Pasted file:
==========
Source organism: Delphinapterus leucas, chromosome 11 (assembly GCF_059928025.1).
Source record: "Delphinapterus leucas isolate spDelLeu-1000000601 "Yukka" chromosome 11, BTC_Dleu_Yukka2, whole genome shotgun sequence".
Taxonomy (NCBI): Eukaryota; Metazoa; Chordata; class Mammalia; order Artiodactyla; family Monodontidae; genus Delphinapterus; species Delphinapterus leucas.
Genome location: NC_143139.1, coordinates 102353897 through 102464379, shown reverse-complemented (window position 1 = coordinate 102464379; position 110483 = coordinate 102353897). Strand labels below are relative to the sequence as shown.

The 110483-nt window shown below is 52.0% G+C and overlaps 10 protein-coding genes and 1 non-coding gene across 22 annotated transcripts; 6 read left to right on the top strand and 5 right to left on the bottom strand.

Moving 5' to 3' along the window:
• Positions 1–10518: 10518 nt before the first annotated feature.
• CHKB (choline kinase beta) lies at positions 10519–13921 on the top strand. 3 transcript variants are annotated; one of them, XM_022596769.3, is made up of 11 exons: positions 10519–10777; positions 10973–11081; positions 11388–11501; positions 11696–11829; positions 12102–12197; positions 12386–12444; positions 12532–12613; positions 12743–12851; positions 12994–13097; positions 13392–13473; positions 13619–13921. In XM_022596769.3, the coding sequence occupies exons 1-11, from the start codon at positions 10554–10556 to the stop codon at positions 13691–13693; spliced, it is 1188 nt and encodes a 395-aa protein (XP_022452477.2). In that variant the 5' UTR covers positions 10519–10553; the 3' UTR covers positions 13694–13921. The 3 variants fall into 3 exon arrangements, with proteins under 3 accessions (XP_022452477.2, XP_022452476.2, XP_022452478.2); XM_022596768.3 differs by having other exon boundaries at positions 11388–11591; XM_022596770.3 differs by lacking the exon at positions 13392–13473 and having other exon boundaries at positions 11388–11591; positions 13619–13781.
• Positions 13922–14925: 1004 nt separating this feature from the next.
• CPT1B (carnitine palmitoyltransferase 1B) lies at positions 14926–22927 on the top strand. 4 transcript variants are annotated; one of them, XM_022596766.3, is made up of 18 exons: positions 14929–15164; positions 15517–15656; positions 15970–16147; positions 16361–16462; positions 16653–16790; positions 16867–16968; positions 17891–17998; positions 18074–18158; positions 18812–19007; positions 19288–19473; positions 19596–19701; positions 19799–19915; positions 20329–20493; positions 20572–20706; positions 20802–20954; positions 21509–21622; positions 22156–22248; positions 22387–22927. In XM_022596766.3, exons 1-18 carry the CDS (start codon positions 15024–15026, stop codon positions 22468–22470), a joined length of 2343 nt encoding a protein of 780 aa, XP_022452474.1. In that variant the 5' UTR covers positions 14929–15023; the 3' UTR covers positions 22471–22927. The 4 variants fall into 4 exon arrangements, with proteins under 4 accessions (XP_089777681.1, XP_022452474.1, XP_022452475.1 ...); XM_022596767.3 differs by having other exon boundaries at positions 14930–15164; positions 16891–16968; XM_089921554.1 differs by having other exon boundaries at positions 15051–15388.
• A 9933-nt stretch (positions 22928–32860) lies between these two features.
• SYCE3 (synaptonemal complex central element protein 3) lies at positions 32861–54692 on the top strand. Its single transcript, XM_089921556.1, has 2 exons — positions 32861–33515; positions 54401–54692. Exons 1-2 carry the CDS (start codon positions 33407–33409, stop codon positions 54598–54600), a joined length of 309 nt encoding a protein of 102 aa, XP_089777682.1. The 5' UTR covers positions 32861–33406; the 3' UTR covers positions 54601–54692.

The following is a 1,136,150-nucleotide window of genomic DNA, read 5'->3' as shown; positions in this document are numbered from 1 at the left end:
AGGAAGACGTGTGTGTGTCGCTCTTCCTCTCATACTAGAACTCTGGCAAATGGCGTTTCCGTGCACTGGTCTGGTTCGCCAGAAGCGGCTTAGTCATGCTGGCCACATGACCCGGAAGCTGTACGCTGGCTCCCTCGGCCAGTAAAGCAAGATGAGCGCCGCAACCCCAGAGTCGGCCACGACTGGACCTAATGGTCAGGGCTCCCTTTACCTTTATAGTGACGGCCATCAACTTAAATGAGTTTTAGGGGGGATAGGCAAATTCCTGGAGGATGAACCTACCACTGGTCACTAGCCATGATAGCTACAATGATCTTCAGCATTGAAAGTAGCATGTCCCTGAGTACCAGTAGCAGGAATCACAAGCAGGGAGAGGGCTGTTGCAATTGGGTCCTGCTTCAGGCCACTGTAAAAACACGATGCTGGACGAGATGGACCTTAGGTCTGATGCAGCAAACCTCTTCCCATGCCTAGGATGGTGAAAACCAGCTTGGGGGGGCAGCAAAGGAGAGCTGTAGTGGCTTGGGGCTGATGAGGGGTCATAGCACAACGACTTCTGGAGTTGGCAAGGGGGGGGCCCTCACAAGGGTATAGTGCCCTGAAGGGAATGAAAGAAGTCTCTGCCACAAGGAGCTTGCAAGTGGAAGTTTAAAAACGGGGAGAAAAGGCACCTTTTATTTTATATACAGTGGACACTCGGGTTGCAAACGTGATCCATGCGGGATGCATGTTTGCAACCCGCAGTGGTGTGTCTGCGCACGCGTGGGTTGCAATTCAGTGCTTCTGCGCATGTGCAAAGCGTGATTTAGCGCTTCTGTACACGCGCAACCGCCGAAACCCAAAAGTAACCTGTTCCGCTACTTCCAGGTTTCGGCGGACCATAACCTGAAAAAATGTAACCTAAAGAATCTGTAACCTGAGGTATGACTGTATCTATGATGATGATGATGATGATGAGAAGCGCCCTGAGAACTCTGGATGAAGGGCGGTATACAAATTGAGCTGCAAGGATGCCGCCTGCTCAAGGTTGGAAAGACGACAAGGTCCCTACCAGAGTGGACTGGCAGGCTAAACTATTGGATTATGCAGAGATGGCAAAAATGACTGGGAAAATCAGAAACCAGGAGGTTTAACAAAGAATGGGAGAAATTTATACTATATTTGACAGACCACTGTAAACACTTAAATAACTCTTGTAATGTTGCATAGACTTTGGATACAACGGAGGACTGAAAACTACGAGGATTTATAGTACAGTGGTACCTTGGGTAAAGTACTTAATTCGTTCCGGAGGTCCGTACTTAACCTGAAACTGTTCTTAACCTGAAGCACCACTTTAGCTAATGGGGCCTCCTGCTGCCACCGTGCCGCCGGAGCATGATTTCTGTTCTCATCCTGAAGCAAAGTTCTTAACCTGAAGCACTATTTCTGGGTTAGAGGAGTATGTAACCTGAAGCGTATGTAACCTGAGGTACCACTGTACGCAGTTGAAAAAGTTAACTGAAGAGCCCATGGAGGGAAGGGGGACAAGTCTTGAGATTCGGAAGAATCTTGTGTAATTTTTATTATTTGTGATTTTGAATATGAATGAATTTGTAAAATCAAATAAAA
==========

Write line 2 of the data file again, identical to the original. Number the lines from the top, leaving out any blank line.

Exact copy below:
Source record: "Delphinapterus leucas isolate spDelLeu-1000000601 "Yukka" chromosome 11, BTC_Dleu_Yukka2, whole genome shotgun sequence".